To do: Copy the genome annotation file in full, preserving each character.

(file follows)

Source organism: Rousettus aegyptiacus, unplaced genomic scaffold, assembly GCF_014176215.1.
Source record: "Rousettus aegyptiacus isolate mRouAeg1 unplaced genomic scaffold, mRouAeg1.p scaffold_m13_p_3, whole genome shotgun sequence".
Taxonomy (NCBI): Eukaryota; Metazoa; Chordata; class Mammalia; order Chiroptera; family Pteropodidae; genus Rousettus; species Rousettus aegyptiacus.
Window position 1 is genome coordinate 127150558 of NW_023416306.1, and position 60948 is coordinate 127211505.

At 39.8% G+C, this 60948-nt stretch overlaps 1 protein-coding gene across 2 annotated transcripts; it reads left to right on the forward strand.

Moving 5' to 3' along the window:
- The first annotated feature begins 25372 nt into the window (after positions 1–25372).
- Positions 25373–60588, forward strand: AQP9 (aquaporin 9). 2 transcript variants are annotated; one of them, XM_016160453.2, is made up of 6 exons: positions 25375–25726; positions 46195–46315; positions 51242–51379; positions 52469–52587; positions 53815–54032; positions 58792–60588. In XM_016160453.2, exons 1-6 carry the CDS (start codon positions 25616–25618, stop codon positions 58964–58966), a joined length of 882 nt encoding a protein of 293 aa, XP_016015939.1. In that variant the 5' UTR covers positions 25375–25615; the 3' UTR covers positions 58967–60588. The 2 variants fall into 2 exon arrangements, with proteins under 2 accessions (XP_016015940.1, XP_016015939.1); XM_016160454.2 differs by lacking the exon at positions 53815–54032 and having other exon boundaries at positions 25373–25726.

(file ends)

Source organism: Rousettus aegyptiacus, unplaced genomic scaffold, assembly GCF_014176215.1.
Source record: "Rousettus aegyptiacus isolate mRouAeg1 unplaced genomic scaffold, mRouAeg1.p scaffold_m13_p_3, whole genome shotgun sequence".
Taxonomy (NCBI): Eukaryota; Metazoa; Chordata; class Mammalia; order Chiroptera; family Pteropodidae; genus Rousettus; species Rousettus aegyptiacus.
Window position 1 is genome coordinate 127150558 of NW_023416306.1, and position 60948 is coordinate 127211505.

At 39.8% G+C, this 60948-nt stretch overlaps 1 protein-coding gene across 2 annotated transcripts; it reads left to right on the forward strand.

Moving 5' to 3' along the window:
- The first annotated feature begins 25372 nt into the window (after positions 1–25372).
- Positions 25373–60588, forward strand: AQP9 (aquaporin 9). 2 transcript variants are annotated; one of them, XM_016160453.2, is made up of 6 exons: positions 25375–25726; positions 46195–46315; positions 51242–51379; positions 52469–52587; positions 53815–54032; positions 58792–60588. In XM_016160453.2, exons 1-6 carry the CDS (start codon positions 25616–25618, stop codon positions 58964–58966), a joined length of 882 nt encoding a protein of 293 aa, XP_016015939.1. In that variant the 5' UTR covers positions 25375–25615; the 3' UTR covers positions 58967–60588. The 2 variants fall into 2 exon arrangements, with proteins under 2 accessions (XP_016015940.1, XP_016015939.1); XM_016160454.2 differs by lacking the exon at positions 53815–54032 and having other exon boundaries at positions 25373–25726.